Note: Stay tuned for stories of 2021 Black History Month at Target. Until then, shop the assortment now over on Target.com.
As February approaches, voices from across Target have come together to help guests and team members celebrate Black History Month. Throughout the month, our team’s work—including an exclusive product assortment, marketing campaign and team member events—is a reflection of the inclusive experience we strive to create at Target.
Target’s Black History Month assortment puts a spotlight on the heritage, legacy and impact of the black community. Now in its fifth year, the collection is available in hundreds of stores across the country and online, and includes more than 100 items for $29.99 or less. Along with seasonal guest-favorites like apparel (including extended sizes), beauty and home décor, the collection includes new products in food and beverage, stationery and toys.
Browse the gallery below for a few of our favorite finds:
Black History Month
Throughout the month, Target is also shining a spotlight on products from black-owned businesses that are carried in our stores year-round. One-third of the Black History Month products are from black-owned businesses, including Lip Bar and Alikay Naturals, and more than half are exclusive to Target. This year’s Black History Month marketing campaign, Black Beyond Measure, also features black entrepreneurs and Target team members. The campaign name was designed to amplify success stories and celebrate blackness, an uplifting sentiment to empower future generations.
Target’s African American Business Council, which includes more than 1,000 team members, was the driving force behind creating the assortment five years ago and continues to advise our teams on the collection. The team spent months creating meaningful events at our Minneapolis headquarters to help educate and engage team members, as well as celebrate our vendors.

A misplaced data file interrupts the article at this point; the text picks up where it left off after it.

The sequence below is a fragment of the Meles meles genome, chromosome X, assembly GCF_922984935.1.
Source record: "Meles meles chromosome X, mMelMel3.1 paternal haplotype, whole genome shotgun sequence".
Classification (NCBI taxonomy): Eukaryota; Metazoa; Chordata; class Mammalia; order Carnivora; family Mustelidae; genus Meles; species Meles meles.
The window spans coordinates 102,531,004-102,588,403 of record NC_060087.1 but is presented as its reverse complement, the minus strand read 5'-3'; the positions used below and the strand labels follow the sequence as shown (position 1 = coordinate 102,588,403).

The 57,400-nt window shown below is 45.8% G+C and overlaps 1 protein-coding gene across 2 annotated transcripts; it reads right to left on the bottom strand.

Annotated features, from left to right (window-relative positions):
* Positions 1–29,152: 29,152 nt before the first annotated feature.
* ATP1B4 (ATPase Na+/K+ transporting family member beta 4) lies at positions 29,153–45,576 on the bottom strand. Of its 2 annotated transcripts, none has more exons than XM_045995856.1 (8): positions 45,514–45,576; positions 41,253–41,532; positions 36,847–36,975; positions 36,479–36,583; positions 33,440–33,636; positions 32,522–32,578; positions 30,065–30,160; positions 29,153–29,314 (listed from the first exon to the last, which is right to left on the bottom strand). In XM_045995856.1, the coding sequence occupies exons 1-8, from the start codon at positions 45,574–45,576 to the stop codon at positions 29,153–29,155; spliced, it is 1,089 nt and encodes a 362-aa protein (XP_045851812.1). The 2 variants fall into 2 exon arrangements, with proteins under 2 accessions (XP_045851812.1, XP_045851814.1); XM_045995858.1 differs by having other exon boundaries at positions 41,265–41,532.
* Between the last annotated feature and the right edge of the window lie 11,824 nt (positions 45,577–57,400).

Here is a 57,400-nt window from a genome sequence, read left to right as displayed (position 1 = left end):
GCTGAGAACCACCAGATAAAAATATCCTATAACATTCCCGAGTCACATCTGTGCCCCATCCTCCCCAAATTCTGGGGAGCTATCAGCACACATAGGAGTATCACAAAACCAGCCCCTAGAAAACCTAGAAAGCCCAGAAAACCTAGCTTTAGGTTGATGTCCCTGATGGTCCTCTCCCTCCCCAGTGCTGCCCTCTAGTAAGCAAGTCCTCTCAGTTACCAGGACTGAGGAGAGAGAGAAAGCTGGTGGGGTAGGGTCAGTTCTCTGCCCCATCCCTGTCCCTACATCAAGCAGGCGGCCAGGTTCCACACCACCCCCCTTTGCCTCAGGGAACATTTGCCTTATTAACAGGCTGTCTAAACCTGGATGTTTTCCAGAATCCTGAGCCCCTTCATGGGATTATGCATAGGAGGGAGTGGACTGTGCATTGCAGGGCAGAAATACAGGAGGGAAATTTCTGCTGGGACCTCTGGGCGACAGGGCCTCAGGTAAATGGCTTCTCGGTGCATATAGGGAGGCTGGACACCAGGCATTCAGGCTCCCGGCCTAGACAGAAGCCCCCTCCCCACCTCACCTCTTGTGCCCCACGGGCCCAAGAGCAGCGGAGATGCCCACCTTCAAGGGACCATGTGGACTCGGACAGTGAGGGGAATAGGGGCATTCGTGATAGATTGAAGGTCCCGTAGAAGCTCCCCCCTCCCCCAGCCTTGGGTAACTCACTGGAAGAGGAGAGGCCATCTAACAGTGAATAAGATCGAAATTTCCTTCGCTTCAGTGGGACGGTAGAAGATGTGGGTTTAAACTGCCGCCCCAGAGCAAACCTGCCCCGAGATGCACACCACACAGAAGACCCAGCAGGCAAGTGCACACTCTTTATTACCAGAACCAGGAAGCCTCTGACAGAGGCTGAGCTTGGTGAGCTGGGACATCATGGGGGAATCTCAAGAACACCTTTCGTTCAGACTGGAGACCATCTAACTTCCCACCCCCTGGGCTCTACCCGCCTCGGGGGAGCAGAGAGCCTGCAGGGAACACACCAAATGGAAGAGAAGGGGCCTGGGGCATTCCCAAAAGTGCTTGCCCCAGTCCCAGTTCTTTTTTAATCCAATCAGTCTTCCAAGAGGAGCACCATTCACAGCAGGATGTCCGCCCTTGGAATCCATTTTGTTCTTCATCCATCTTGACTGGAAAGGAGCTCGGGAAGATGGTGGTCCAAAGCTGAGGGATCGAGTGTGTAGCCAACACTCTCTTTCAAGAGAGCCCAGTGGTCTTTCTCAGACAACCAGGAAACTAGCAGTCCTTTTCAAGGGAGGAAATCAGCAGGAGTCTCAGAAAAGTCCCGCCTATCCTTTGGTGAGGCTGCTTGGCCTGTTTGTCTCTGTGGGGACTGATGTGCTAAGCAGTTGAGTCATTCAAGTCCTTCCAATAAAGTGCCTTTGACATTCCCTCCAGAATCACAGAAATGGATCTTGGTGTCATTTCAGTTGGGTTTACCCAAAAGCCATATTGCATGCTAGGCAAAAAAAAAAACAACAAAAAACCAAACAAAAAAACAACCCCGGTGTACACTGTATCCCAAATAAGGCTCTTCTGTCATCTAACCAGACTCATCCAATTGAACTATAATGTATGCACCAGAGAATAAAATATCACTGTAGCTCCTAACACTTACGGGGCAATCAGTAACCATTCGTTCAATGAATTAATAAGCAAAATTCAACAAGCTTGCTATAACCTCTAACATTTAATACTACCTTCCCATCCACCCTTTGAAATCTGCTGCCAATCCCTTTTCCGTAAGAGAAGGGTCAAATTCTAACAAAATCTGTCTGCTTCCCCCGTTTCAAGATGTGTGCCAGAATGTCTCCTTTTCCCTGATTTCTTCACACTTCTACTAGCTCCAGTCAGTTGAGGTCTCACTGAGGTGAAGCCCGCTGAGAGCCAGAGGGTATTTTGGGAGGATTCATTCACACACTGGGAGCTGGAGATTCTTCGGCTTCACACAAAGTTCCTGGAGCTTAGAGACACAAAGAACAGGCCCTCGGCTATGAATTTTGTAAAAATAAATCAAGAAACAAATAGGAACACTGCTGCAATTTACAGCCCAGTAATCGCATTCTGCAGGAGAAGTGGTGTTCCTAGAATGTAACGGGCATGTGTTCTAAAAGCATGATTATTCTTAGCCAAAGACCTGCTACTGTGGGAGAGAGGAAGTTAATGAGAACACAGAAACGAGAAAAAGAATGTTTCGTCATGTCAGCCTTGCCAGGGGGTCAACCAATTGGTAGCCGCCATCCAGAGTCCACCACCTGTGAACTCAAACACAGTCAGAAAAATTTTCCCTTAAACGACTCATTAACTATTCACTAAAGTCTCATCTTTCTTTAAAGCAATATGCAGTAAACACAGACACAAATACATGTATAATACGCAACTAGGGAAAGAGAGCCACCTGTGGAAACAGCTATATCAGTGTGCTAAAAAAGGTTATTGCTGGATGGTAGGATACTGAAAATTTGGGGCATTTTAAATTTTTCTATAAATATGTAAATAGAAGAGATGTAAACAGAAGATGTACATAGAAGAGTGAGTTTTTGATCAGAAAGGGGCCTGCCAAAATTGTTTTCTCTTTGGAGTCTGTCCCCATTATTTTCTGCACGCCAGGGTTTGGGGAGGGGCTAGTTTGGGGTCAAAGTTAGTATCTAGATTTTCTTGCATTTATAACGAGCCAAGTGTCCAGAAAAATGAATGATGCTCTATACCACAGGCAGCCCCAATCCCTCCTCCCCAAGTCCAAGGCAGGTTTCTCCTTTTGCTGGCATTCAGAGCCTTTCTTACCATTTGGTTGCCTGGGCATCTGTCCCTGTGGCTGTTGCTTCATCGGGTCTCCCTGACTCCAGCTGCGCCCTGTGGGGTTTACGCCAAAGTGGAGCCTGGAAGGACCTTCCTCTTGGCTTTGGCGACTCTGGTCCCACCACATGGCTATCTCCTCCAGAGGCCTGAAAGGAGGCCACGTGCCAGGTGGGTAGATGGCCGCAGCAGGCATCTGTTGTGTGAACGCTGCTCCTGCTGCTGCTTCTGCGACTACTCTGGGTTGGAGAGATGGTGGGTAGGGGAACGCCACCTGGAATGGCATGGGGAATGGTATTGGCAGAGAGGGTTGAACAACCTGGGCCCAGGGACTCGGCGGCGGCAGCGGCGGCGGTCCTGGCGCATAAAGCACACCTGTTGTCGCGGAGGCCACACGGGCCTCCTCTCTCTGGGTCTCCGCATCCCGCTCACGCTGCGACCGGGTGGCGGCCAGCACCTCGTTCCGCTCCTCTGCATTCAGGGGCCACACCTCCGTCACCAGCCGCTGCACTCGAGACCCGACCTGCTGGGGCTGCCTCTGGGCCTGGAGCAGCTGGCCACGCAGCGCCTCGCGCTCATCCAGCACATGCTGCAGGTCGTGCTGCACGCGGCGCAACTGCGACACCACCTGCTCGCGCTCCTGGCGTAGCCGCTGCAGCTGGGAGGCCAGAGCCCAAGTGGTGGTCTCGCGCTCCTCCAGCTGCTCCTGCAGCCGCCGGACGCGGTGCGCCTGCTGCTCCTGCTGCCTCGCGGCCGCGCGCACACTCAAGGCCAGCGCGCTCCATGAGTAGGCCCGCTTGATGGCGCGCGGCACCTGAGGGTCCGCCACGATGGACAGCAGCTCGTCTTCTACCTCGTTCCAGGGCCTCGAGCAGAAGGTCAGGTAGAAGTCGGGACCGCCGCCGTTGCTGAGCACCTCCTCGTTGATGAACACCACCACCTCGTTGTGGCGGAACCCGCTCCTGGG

Dozens of members of the Target team have had a hand in bringing this year’s collection, campaign and celebrations to life. Here are three of our team members on what the month, and Target’s efforts, means to them:
Melanie Gatewood, Director of Multicultural Merchandise, Minneapolis
On putting together this year’s assortment: “The process started by looking at the items that truly resonated with our guests in last year’s assortment – both on social media as well as from a sales perspective. The items that were most impactful last year were the ones that highlighted individuals with lasting legacies – this is where the theme, Black Beyond Measure, came from. The entire team of more than 20 team members came together to build an assortment that represented as many definitions of success as possible – including stories from entrepreneurs, artists, activists, poets, chefs and more.”
Melanie’s favorite finds: “Personally, I love Mambo Sauce. Growing up in Baltimore, I would visit my sister in D.C. often, and Mambo Sauce is one of those nostalgic items that reminds me of those visits. Guests continue to love the names T-shirts. The Rosa Parks and Katherine Johnson dolls are hits too.”